Captain Pratt told Chiricahua students that their parents were uncivilized and belonged to the past. Carlisle teachers instructed Apache children in English, taught them a trade, and converted many to Christianity. Pratt encouraged the students to abandon their families and remain in the east after graduating.
“… The next day the torture began. The first thing they did was cut our hair. I had taken my knife from one of my long braids and wrapped it in my blankets, so I didn’t lose it. But I lost my hair…. While we were bathing our breechclouts were taken, and we were ordered to put on trousers. We’d lost our hair and we’d lost our clothes with the two we’d lost our identity as Indians. Greater punishment could hardly have been devised. That’s what I thought till they marched us into a room and our interpreter ordered us to line up with our backs to the wall…. Then a man went down it. Starting with me he began: ‘Asa, Benjamin, Charles, Daniel, Eli, Frank. Frank was Mangus’ son. So he became Frank Mangus and I became Asa Daklugie. We didn’t know till later that they’d even imposed meaningless new names on us, along with other degradations. I’ve always hated that name. It was forced on me as though I was an animal.” (Asa Daklugie, Chiricahua Apache POW and Carlisle student. Quoted in Eve Ball 1980:144.)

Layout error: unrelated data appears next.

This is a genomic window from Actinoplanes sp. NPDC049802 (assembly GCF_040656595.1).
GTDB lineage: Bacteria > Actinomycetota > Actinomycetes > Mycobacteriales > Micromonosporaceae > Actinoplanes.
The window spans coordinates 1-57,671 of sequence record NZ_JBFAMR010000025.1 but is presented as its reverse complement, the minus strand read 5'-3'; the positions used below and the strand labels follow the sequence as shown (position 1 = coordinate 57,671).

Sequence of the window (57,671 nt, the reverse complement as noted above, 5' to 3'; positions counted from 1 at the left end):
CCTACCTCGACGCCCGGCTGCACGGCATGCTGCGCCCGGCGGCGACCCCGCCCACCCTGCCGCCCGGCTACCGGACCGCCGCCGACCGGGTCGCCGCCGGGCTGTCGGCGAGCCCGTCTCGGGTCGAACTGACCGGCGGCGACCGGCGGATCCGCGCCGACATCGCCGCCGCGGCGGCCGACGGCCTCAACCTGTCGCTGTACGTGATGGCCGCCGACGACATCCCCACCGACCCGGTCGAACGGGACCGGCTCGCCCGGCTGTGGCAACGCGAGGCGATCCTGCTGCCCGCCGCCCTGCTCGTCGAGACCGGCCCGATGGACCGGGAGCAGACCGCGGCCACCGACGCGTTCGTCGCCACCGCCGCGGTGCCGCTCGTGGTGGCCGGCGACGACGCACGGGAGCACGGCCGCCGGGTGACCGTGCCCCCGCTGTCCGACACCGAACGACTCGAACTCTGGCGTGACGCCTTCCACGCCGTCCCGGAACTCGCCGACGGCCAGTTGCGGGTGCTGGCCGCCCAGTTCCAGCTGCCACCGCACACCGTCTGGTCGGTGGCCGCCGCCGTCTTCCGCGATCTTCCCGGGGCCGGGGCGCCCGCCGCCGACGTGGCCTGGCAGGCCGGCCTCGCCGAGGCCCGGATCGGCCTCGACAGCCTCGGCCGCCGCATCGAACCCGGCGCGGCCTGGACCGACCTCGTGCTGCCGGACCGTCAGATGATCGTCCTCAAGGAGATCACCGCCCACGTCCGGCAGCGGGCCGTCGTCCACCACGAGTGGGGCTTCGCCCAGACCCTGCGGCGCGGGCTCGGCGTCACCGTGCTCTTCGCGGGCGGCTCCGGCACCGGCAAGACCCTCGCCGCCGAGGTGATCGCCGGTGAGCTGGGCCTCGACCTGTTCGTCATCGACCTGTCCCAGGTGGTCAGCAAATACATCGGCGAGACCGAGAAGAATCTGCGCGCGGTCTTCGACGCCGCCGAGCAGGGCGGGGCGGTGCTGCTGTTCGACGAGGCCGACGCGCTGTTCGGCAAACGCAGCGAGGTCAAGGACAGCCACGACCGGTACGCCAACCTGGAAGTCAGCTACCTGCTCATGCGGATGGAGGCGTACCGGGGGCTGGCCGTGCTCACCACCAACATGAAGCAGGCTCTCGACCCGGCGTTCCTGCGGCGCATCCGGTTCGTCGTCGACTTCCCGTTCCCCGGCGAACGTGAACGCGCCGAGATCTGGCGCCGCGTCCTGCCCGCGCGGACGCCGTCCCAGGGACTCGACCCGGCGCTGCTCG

The most famous images of Apache children at Carlisle are “before” and “after” photographs of eleven students. Pratt used these pictures to advertise how he killed the Indian to save the man.
” … When these children were first put at Carlisle they were wild, untrained, filthy savages. The few months during which they have been under Captain Pratt’s guidance and in which they have breathed the civilizing atmosphere of the school, have wrought great changes in them…. They have learned, with surprising quickness, the ways of civilized living…. (Their) combative disposition now seems to be rapidly subsiding, as they are coming more and more under the influence of habits of order and self-control…. They (are) as easily managed as any other children.” (Herbert Welsh, Corresponding Secretary of the Indian Rights Association, after a visit to Carlisle in March 1887. Herbert Welsh, “The Apache Prisoners in Fort Marion, St. Augustine, Florida.” Philadelphia: Indian Rights Association. 1887:4.)
Seven of these young Apaches eventually died from tuberculosis they contracted at Carlisle. They were in no way saved; they were just killed.
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